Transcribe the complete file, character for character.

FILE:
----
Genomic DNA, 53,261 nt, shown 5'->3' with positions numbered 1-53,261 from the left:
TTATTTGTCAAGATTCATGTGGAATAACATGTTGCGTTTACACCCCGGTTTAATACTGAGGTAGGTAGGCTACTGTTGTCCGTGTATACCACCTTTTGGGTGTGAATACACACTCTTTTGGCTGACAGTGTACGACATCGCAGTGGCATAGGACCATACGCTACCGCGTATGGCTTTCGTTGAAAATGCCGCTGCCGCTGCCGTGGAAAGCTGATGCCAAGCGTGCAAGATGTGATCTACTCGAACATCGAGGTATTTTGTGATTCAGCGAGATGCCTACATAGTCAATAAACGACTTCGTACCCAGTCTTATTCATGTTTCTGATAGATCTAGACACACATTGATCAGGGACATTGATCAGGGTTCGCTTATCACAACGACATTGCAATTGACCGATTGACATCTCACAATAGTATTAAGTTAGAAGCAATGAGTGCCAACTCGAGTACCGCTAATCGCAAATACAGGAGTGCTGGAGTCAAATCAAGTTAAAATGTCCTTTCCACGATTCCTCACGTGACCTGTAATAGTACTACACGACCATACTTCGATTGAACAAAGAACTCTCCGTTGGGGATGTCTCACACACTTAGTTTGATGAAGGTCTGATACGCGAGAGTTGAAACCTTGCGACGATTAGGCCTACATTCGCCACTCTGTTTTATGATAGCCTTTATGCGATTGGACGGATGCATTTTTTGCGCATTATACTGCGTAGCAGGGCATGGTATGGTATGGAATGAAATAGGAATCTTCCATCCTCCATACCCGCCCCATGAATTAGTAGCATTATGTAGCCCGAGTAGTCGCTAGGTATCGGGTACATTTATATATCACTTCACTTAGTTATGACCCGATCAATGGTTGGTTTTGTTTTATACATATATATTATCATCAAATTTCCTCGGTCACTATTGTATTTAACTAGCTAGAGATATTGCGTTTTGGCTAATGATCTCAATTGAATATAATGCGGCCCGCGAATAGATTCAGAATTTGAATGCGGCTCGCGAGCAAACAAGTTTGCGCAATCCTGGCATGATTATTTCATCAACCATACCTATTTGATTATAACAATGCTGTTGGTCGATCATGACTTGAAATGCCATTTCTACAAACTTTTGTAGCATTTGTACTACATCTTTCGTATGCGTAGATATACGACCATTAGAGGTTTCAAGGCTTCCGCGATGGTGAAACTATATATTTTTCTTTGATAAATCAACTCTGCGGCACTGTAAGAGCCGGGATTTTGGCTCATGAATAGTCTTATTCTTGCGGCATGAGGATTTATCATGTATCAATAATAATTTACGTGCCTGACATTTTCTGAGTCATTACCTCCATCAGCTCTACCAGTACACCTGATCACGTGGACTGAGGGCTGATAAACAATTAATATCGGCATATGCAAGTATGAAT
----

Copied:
Genomic DNA, 53,261 nt, shown 5'->3' with positions numbered 1-53,261 from the left:
TTATTTGTCAAGATTCATGTGGAATAACATGTTGCGTTTACACCCCGGTTTAATACTGAGGTAGGTAGGCTACTGTTGTCCGTGTATACCACCTTTTGGGTGTGAATACACACTCTTTTGGCTGACAGTGTACGACATCGCAGTGGCATAGGACCATACGCTACCGCGTATGGCTTTCGTTGAAAATGCCGCTGCCGCTGCCGTGGAAAGCTGATGCCAAGCGTGCAAGATGTGATCTACTCGAACATCGAGGTATTTTGTGATTCAGCGAGATGCCTACATAGTCAATAAACGACTTCGTACCCAGTCTTATTCATGTTTCTGATAGATCTAGACACACATTGATCAGGGACATTGATCAGGGTTCGCTTATCACAACGACATTGCAATTGACCGATTGACATCTCACAATAGTATTAAGTTAGAAGCAATGAGTGCCAACTCGAGTACCGCTAATCGCAAATACAGGAGTGCTGGAGTCAAATCAAGTTAAAATGTCCTTTCCACGATTCCTCACGTGACCTGTAATAGTACTACACGACCATACTTCGATTGAACAAAGAACTCTCCGTTGGGGATGTCTCACACACTTAGTTTGATGAAGGTCTGATACGCGAGAGTTGAAACCTTGCGACGATTAGGCCTACATTCGCCACTCTGTTTTATGATAGCCTTTATGCGATTGGACGGATGCATTTTTTGCGCATTATACTGCGTAGCAGGGCATGGTATGGTATGGAATGAAATAGGAATCTTCCATCCTCCATACCCGCCCCATGAATTAGTAGCATTATGTAGCCCGAGTAGTCGCTAGGTATCGGGTACATTTATATATCACTTCACTTAGTTATGACCCGATCAATGGTTGGTTTTGTTTTATACATATATATTATCATCAAATTTCCTCGGTCACTATTGTATTTAACTAGCTAGAGATATTGCGTTTTGGCTAATGATCTCAATTGAATATAATGCGGCCCGCGAATAGATTCAGAATTTGAATGCGGCTCGCGAGCAAACAAGTTTGCGCAATCCTGGCATGATTATTTCATCAACCATACCTATTTGATTATAACAATGCTGTTGGTCGATCATGACTTGAAATGCCATTTCTACAAACTTTTGTAGCATTTGTACTACATCTTTCGTATGCGTAGATATACGACCATTAGAGGTTTCAAGGCTTCCGCGATGGTGAAACTATATATTTTTCTTTGATAAATCAACTCTGCGGCACTGTAAGAGCCGGGATTTTGGCTCATGAATAGTCTTATTCTTGCGGCATGAGGATTTATCATGTATCAATAATAATTTACGTGCCTGACATTTTCTGAGTCATTACCTCCATCAGCTCTACCAGTACACCTGATCACGTGGACTGAGGGCTGATAAACAATTAATATCGGCATATGCAAGTATGAAT